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Abstract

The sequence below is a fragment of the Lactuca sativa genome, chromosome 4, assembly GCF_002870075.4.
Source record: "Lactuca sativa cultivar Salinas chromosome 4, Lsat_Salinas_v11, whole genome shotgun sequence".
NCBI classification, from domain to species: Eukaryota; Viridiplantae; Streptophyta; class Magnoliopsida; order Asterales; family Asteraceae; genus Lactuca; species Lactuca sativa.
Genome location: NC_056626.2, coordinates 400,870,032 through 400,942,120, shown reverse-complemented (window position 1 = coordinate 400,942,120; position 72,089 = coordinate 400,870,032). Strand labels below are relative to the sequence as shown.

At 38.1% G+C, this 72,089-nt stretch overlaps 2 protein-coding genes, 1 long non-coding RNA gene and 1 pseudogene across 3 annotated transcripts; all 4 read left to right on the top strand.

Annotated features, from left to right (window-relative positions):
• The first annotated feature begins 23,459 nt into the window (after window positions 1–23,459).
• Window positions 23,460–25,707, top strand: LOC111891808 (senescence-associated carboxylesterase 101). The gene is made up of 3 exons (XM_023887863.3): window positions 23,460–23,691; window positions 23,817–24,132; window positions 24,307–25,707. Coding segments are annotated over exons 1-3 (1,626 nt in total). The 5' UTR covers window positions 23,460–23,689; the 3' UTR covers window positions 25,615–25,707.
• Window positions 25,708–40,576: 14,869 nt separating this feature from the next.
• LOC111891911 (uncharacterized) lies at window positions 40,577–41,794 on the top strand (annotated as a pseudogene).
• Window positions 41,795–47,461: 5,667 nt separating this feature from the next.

The stability is a key issue to design superconducting magnets and to ensure their proper exploitation. This is the case of the imminent operation of the Large Hadron Collider (LHC) accelerator, which requires a good knowledge of the stability margin of its magnets with respect to beam induced thermal perturbations. In this paper a thermal model to predict the response of a superconducting cable to a heat deposition is presented. The model includes a detailed description of its most relevant parameter: the heat transfer between the strands of the cable and the surrounding helium. The different helium phases which may appear during a thermal transient are considered, i.e. He II, He I with formation of a thermal boundary layer, nucleate boiling, film boiling and gaseous phase, as well as the transitions among them. The dependence of the stability margin on the parameters of the model is discussed. Finally, the stability characterization of the LHC cables is presented with respect to the duration of the perturbation (ranging from tens of microseconds to tens of seconds) and to the magnets operating parameters.

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